You are here


Huck Finn walks at a speed of 0.70 m/s across his raft (that is, he walks perpendicular to the raft's motion relative to the shore). The heavy raft is traveling down the Mississippi River at a speed of 1.50 m/s relative to the river bank (Fig. 3-42). What is Huck's velocity (speed and direction) relative to the river bank?

Problem 39.

Figure 3-42.

Giancoli, Douglas C., Physics: Principles with Applications, 7th Ed., ©2014. Reprinted by permission of Pearson Education Inc., New York.
The question will be visible after logging in, as required by Pearson Education Inc.

Quick Answer: 

$1.66 \textrm{ m/s, } 65^\circ\textrm{ downstream from straight across}$

Note: technically a better answer is $25^\circ$ since the textbook asks for the answer "relative to the river bank". Please see the comment below for more details.

Giancoli 7th Edition, Chapter 3, Problem 39


Chapter 3, Problem 39 is solved.

View sample solution

Transcript for this Giancoli solution

This is Giancoli Answers with Mr. Dychko. We want to know the velocity of Huck Finn with respect to the river bank so we need to add the velocity of Huck Finn with respect to the river plus the velocity of the river with respect to the bank and the inner subscript's are the same here, they are both R—river—and so they disappear and we are left with H and B in our answer; Huck Finn with respect to the bank which is what we want. And so we have the two vectors here that we know; one is Huck Finn with respect to the raft— 0.7 meters per second straight across the river— and then we know the velocity of the river with respect to the bank which is 1.5 meters per second downstream and this red vector is the resultant; this is the velocity of Huck Finn with respect to the river bank. So the speed or the magnitude of the velocity is the square root of the sum of the squares of these two velocities here so that's the square root of 0.7 meters per second squared plus 1.5 meters per second squared that gives 1.6553 meters per second so that's the magnitude of the velocity. And then the direction let's say we have Θ in here between the resultant and straight across that would make tan that angle would be the opposite over the adjacent and then the angle then is the inverse tangent of that opposite 1.5 meters per second divided by the adjacent which is 0.7 meters per second which is about 65 degrees and you have to specify what you are measuring your angle with respect to because it's equally valid I mean it's always valid to measure your angle with respect to whatever you like but I could imagine somebody could also put an angle here with respect to the river bank and that would be the complement of this angle 25 degrees but what we have chosen to do here is 65 degrees with respect to straight across. So our answer is velocity of Huck Finn with respect to the bank is 1.66 meters per second, 65 degrees downstream from straight across. And I have to say downstream because well, if I just say 65 degrees, this would also be 65 degrees here and so I have to say downstream whereas this would be 65 degrees upstream.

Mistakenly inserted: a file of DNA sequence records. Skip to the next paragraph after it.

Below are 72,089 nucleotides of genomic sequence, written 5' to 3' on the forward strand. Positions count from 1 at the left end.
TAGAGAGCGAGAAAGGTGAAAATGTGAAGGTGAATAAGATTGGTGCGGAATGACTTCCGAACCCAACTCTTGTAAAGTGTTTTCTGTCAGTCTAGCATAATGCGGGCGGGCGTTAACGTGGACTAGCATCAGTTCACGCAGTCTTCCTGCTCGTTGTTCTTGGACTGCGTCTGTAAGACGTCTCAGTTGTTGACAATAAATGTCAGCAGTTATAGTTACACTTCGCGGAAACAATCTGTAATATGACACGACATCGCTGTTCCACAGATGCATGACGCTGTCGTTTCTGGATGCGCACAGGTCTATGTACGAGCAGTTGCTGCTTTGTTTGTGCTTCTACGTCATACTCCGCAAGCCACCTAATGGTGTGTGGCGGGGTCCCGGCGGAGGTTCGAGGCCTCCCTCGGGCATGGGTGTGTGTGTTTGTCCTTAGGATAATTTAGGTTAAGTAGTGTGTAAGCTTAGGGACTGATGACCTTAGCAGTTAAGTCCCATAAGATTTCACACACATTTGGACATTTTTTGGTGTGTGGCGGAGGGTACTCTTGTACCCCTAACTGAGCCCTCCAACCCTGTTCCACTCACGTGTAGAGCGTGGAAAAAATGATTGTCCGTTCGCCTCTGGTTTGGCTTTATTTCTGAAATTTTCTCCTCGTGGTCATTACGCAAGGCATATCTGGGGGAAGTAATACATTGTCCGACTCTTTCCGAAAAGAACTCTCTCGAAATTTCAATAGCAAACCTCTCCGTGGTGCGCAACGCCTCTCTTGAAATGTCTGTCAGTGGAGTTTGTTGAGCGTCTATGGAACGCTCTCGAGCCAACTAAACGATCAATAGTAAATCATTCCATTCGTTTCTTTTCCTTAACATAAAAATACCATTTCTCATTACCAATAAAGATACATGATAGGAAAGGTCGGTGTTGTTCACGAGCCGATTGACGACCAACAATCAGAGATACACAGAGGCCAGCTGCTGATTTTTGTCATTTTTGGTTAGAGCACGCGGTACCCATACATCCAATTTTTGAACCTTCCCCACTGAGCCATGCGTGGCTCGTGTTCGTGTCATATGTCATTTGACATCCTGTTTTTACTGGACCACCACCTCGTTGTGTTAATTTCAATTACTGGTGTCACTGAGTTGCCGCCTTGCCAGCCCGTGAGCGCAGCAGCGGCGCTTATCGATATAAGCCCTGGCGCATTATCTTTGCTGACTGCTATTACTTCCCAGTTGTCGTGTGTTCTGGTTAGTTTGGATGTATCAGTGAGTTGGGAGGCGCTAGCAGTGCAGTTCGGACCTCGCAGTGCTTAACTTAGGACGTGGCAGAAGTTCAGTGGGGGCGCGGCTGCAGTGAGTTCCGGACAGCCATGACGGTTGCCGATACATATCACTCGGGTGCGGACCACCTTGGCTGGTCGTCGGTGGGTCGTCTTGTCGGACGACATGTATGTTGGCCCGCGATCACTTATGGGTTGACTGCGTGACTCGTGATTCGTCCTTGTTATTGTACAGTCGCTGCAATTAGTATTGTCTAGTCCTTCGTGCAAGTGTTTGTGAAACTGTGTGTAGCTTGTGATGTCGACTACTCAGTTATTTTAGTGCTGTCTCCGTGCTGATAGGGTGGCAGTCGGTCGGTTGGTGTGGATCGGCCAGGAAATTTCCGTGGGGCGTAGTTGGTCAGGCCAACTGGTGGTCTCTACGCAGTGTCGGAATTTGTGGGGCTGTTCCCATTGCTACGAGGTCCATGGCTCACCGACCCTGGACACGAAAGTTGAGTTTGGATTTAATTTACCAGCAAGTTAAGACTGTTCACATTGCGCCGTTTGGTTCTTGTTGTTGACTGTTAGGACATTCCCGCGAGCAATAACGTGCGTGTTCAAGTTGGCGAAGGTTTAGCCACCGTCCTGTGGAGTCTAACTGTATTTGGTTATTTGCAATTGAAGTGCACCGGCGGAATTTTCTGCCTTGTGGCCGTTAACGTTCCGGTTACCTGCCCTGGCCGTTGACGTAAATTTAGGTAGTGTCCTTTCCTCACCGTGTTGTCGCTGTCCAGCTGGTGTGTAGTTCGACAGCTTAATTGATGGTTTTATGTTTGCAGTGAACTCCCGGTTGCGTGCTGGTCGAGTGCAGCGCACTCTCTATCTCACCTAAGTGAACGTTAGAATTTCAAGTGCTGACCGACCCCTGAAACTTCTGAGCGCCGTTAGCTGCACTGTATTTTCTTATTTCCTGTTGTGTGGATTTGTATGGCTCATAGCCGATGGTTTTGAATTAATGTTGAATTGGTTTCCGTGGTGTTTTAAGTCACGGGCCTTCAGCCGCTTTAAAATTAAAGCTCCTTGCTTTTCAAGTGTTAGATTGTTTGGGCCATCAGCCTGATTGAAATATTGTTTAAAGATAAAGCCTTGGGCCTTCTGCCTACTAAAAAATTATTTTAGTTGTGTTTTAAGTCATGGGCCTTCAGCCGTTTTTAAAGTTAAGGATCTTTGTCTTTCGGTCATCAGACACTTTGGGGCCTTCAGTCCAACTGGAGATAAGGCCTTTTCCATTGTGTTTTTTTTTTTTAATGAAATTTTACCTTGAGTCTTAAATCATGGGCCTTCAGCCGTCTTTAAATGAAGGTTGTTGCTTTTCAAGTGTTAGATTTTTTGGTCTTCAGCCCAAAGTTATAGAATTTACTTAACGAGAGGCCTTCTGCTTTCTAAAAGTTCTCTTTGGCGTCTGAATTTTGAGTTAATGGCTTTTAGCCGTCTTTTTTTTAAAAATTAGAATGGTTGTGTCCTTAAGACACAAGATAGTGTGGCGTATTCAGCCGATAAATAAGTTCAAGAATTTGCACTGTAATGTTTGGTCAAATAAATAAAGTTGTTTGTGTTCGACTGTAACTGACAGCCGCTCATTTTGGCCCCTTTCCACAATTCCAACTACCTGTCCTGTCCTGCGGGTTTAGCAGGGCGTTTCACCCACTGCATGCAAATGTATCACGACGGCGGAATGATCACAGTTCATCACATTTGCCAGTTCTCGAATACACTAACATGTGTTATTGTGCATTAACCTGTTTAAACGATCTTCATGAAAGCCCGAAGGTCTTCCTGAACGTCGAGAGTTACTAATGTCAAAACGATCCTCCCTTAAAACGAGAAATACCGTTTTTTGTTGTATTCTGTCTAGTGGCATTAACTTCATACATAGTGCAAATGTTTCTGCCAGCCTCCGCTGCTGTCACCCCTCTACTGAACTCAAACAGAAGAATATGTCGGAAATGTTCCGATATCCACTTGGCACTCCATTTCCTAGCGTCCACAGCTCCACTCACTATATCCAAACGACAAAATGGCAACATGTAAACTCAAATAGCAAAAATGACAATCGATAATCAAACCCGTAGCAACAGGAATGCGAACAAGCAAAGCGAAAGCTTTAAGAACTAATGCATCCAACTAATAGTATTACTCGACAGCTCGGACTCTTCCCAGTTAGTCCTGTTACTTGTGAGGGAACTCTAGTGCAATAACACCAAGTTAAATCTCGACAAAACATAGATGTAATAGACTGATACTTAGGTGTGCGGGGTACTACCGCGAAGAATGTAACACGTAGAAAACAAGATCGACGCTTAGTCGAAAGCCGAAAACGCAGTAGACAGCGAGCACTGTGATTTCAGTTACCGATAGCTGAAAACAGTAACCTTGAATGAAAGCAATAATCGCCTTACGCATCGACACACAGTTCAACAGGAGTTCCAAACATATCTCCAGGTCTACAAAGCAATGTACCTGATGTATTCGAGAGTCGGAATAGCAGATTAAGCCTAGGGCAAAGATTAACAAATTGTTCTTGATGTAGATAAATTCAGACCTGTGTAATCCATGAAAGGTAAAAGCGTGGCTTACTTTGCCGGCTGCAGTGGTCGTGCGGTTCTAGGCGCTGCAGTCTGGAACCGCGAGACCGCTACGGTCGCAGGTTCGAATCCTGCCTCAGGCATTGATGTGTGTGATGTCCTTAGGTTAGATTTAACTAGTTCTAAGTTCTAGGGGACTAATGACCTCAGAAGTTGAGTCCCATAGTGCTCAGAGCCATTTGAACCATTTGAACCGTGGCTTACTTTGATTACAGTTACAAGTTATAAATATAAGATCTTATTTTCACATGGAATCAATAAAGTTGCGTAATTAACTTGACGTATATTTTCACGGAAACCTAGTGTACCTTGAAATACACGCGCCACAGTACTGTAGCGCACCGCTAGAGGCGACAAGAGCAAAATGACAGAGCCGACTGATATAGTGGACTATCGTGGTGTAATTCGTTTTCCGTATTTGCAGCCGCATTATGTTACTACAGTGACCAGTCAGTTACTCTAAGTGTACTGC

In the back of the book it says 25 degrees. I got the same answer as you when I tried it on my own before looking at your video. Is that a mistake the book made?

Hi p.zeppelin, thanks for the question. I just re-read the question in the textbook, and the wording is to give the angle "relative to the river bank", in which case the book is correct in saying $25^\circ$. We both found answers relative to "straight across". I would say that if we are explicit about our choice of reference then our answer is fine, but I suppose the better answer is $25^\circ$. I'll make a note above in the quick answer. Just to make it clear, and as a way of checking our conclusion, notice that our answer and textbook's answer are complementary (add to 90): $25^\circ + 65^\circ = 90^\circ$, which is expected since the angle between the river bank and straight across is $90^\circ$.

Mr. Dychko